Jon Brady, lead archaeologist on the project, said the tunnels may have been built to provide cool underground storage in a region known for sweltering summer heat. But they later proved handy for communication, transportation, and even escape when necessary.

"These groups that lived on the fringe could have resorted to them to protect themselves, communicate away from public view, who knows what else," Brady said.

Local lore holds, though it still hasn't been proved by research, that a tunnel one time extended beyond the railroad tracks into the traditionally white part of town, possibly allowing "respectable" citizens access to the illicit charms of Chinatown.

"Some say that was blown up during prohibition," said Hattersley-Drayton, who got a lot of calls from longtime residents once the project got started. "I'm hearing that from a lot of people, but we just don't know yet."

In the 1950s and '60s, many of Chinatown's buildings were torn down to make way for new development or freeways, and much of the history was buried, Lew said.

"Many of the older residents packed up and left, and it started getting rough," Lew said. He now lives far from Chinatown, but remains surrounded by artifacts from the days his family was an important part of the neighborhood: tall, elaborately decorated vases, paintings and sculptures handed down by his grandfather, and the old manual cash register that rang up purchases at the liquor store.

Today, Fresno's Chinatown is largely abandoned, peopled by the homeless, with many of its facades boarded up and only a few remaining businesses � an herb shop, a fish market � serving as evidence of the lively commercial center and night spot it once was.

It's a part of the region's history that's been forgotten, but that was an important aspect of the city's development, and of the settlement of the West, researchers said.

"This is an opportunity for us to look at where we were," said Patti Miller, spokeswoman for the city. "As we turn our eyes to revitalizing downtown, this aspect is critical."

Although the archaeological study is just beginning, there appears to be some evidence of underground "linear structures" that could be large drainage pipes, or tunnels, said Brady.

Hattersley-Drayton hopes someday Chinatown and its excavated tunnels might be developed for heritage tourism, bringing some income to what is now an impoverished area.

For now, it's just about understanding what's there, Brady said.

"This is a first step, and it's about approaching parts of community history that are not in books," said Brady. "Parts that are literally below the surface, but that deserve to be told."

8  History / Making History / Modern Humans Retain Caveman's Survival Instincts on: September 25, 2007, 10:20:18 PM
Like hunter-gatherers in the jungle, modern humans are still experts at spotting predators and prey, despite the developed world's safe suburbs and indoor lifestyle, a new study suggests.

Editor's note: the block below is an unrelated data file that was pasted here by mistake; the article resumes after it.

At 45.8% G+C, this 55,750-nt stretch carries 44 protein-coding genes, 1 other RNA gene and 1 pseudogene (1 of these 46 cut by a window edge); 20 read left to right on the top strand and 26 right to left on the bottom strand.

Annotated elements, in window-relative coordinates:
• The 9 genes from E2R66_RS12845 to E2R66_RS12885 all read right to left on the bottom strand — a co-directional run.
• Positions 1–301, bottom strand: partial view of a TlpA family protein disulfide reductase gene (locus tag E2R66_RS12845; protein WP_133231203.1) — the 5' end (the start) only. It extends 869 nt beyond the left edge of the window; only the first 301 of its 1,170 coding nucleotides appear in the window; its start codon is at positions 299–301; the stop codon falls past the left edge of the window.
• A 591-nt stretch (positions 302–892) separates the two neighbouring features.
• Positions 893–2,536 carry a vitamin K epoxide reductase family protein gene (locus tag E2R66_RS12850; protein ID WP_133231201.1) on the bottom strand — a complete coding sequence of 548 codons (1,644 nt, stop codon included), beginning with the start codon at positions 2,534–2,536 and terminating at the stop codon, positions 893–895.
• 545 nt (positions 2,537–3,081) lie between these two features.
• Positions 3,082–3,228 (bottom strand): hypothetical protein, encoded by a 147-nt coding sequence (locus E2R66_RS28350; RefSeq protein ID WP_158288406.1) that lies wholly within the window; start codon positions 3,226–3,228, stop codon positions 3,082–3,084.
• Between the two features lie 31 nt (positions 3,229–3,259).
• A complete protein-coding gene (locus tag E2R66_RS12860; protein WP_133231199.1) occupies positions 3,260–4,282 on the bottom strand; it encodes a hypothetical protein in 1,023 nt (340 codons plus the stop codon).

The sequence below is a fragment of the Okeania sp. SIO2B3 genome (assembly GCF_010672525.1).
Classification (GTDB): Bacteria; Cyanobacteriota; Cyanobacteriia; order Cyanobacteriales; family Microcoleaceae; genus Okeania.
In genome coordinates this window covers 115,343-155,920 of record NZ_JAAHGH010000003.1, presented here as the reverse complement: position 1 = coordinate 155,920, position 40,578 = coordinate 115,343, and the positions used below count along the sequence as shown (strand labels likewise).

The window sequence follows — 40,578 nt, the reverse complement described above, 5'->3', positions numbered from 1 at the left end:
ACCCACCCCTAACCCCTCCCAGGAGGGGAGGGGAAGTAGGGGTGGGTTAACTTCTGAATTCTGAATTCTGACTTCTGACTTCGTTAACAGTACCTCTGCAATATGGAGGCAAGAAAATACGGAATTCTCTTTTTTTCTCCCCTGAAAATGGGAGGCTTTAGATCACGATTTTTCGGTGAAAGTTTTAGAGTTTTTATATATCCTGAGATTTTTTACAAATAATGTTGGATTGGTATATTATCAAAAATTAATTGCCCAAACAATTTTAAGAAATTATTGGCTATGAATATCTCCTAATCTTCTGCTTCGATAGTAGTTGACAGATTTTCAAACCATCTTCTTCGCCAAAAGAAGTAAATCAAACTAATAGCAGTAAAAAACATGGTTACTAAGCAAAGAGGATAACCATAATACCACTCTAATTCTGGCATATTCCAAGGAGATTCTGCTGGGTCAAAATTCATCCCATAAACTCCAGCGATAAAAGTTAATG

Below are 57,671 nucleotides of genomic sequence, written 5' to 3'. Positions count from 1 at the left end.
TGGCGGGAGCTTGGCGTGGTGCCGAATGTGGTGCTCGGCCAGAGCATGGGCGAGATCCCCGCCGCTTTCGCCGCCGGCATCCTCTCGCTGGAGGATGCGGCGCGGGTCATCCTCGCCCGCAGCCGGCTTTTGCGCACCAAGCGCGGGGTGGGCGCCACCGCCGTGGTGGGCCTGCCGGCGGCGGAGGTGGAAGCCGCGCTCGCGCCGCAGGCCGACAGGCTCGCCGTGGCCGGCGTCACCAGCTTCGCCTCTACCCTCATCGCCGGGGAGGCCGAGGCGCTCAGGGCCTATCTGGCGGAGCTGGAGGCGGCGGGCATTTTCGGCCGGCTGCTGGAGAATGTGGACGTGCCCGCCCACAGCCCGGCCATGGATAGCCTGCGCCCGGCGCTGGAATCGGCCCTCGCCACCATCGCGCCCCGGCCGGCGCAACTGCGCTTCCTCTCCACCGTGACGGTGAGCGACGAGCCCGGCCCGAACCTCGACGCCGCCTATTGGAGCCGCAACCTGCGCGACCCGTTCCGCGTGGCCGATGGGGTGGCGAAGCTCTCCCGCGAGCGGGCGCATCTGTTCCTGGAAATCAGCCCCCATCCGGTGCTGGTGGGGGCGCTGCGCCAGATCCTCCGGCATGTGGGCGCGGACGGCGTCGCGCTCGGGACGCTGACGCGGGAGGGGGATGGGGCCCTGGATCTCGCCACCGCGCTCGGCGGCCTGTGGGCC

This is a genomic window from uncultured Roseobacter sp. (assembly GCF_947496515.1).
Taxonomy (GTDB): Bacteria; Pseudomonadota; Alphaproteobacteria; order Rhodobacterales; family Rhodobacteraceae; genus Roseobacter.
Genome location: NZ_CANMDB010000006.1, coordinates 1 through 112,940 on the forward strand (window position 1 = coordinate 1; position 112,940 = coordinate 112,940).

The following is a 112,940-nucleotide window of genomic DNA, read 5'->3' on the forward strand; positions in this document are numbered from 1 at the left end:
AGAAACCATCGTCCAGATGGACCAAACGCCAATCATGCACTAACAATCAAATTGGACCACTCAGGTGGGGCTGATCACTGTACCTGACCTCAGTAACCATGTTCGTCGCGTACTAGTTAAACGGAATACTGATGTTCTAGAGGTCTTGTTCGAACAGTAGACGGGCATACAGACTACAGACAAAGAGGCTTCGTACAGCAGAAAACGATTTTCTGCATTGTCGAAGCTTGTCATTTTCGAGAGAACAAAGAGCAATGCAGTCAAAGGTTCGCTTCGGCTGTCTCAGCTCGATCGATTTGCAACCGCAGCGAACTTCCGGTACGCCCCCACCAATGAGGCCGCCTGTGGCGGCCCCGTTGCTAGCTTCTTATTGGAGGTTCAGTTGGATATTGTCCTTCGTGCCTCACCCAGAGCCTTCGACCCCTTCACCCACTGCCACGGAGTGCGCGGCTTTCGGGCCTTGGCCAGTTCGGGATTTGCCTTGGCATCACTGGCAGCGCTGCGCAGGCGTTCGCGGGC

The research, published online this week in the Proceedings of the National Academy of Sciences, reveals that humans today are hard-wired to pay attention to other people and animals much more so than non-living things, even if inanimate objects are the primary hazards for modern, urbanized folks.
The researchers say the finding supports the idea that natural selection molded mechanisms into our ancestors' brains that were specialized for paying attention to humans and other animals. These adaptive traits were then passed on to us.
"We're assuming that natural selection takes a long time to build anything anew and that's why this is left over from our past," said study team member Leda Cosmides, an evolutionary psychologist at the University of California, Santa Barbara (UCSB).
Ancestor's eyes
Immersed in a rich, biotic environment, it would have been imperative for our ancestors to monitor both humans and non-human animals. Predators and prey took many different forms�lions, tigers and bears�and they changed often, so constant eyeballing was critical.
While the environment has changed since then, with high-rises emerging where forests once took root and pampered pets taking the place of stalking beasts, our instinct-driven attention has not followed suit.
"Having this pop-out attentional bias for animals is sort of a vestigial behavior," said study team member Joshua New of Yale University's Perception and Cognition Lab.
In the study, groups of undergraduate students from UCSB, watched images displayed on computer monitors. The flashing images alternated between pairs of various outdoor scenes, with the first image showing one scene and the next an alternate version of that scene with one change. Participants indicated each time whether they detected a change.
The photographs included animate categories, such as people and other animals, as well as inanimate ones, such as plants, artifacts that can be manipulated (stapler or wheelbarrow) and fixed artifacts, such as landmarks (windmill or house).